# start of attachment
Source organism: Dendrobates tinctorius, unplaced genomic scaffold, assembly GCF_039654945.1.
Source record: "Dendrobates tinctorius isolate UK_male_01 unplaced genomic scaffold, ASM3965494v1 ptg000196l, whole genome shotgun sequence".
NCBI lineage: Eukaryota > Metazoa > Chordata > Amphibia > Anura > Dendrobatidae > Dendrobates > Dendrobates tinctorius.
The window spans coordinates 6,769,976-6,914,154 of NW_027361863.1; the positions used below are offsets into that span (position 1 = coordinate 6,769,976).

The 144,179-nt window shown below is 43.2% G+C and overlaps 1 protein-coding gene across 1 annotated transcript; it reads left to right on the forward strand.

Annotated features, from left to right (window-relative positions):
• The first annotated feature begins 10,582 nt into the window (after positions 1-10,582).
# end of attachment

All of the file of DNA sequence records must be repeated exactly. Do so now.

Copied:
Source organism: Dendrobates tinctorius, unplaced genomic scaffold, assembly GCF_039654945.1.
Source record: "Dendrobates tinctorius isolate UK_male_01 unplaced genomic scaffold, ASM3965494v1 ptg000196l, whole genome shotgun sequence".
NCBI lineage: Eukaryota > Metazoa > Chordata > Amphibia > Anura > Dendrobatidae > Dendrobates > Dendrobates tinctorius.
The window spans coordinates 6,769,976-6,914,154 of NW_027361863.1; the positions used below are offsets into that span (position 1 = coordinate 6,769,976).

The 144,179-nt window shown below is 43.2% G+C and overlaps 1 protein-coding gene across 1 annotated transcript; it reads left to right on the forward strand.

Annotated features, from left to right (window-relative positions):
• The first annotated feature begins 10,582 nt into the window (after positions 1-10,582).